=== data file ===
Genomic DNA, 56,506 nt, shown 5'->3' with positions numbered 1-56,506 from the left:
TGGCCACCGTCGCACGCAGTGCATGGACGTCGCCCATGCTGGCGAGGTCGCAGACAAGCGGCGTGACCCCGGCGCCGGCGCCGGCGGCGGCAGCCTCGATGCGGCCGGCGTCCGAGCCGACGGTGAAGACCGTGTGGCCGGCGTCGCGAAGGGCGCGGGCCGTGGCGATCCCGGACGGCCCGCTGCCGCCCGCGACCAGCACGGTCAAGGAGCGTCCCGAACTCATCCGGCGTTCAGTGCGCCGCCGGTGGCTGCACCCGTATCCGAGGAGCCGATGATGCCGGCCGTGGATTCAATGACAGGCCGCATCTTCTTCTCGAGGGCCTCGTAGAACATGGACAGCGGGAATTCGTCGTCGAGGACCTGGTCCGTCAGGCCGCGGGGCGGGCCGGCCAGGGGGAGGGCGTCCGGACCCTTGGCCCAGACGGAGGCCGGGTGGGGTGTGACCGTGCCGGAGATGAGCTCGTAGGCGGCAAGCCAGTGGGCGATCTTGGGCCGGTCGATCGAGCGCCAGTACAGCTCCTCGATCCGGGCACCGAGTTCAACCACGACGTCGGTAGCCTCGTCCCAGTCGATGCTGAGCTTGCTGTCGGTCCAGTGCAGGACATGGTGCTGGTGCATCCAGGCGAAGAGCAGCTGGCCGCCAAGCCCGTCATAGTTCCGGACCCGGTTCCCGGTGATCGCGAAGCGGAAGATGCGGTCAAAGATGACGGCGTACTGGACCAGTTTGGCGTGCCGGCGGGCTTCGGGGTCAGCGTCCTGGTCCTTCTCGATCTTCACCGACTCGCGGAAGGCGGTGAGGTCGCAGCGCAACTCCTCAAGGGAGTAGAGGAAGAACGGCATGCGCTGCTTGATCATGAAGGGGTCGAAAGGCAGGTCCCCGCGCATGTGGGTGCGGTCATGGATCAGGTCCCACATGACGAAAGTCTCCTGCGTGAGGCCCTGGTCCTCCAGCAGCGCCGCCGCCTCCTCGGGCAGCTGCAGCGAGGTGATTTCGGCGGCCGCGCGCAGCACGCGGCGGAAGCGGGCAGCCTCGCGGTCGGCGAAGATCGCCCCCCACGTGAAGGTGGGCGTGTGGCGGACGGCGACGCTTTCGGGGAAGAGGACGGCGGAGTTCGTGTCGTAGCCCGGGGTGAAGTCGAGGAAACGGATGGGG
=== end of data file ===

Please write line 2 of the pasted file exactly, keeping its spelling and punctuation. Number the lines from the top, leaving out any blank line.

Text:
TGGCCACCGTCGCACGCAGTGCATGGACGTCGCCCATGCTGGCGAGGTCGCAGACAAGCGGCGTGACCCCGGCGCCGGCGCCGGCGGCGGCAGCCTCGATGCGGCCGGCGTCCGAGCCGACGGTGAAGACCGTGTGGCCGGCGTCGCGAAGGGCGCGGGCCGTGGCGATCCCGGACGGCCCGCTGCCGCCCGCGACCAGCACGGTCAAGGAGCGTCCCGAACTCATCCGGCGTTCAGTGCGCCGCCGGTGGCTGCACCCGTATCCGAGGAGCCGATGATGCCGGCCGTGGATTCAATGACAGGCCGCATCTTCTTCTCGAGGGCCTCGTAGAACATGGACAGCGGGAATTCGTCGTCGAGGACCTGGTCCGTCAGGCCGCGGGGCGGGCCGGCCAGGGGGAGGGCGTCCGGACCCTTGGCCCAGACGGAGGCCGGGTGGGGTGTGACCGTGCCGGAGATGAGCTCGTAGGCGGCAAGCCAGTGGGCGATCTTGGGCCGGTCGATCGAGCGCCAGTACAGCTCCTCGATCCGGGCACCGAGTTCAACCACGACGTCGGTAGCCTCGTCCCAGTCGATGCTGAGCTTGCTGTCGGTCCAGTGCAGGACATGGTGCTGGTGCATCCAGGCGAAGAGCAGCTGGCCGCCAAGCCCGTCATAGTTCCGGACCCGGTTCCCGGTGATCGCGAAGCGGAAGATGCGGTCAAAGATGACGGCGTACTGGACCAGTTTGGCGTGCCGGCGGGCTTCGGGGTCAGCGTCCTGGTCCTTCTCGATCTTCACCGACTCGCGGAAGGCGGTGAGGTCGCAGCGCAACTCCTCAAGGGAGTAGAGGAAGAACGGCATGCGCTGCTTGATCATGAAGGGGTCGAAAGGCAGGTCCCCGCGCATGTGGGTGCGGTCATGGATCAGGTCCCACATGACGAAAGTCTCCTGCGTGAGGCCCTGGTCCTCCAGCAGCGCCGCCGCCTCCTCGGGCAGCTGCAGCGAGGTGATTTCGGCGGCCGCGCGCAGCACGCGGCGGAAGCGGGCAGCCTCGCGGTCGGCGAAGATCGCCCCCCACGTGAAGGTGGGCGTGTGGCGGACGGCGACGCTTTCGGGGAAGAGGACGGCGGAGTTCGTGTCGTAGCCCGGGGTGAAGTCGAGGAAACGGATGGGG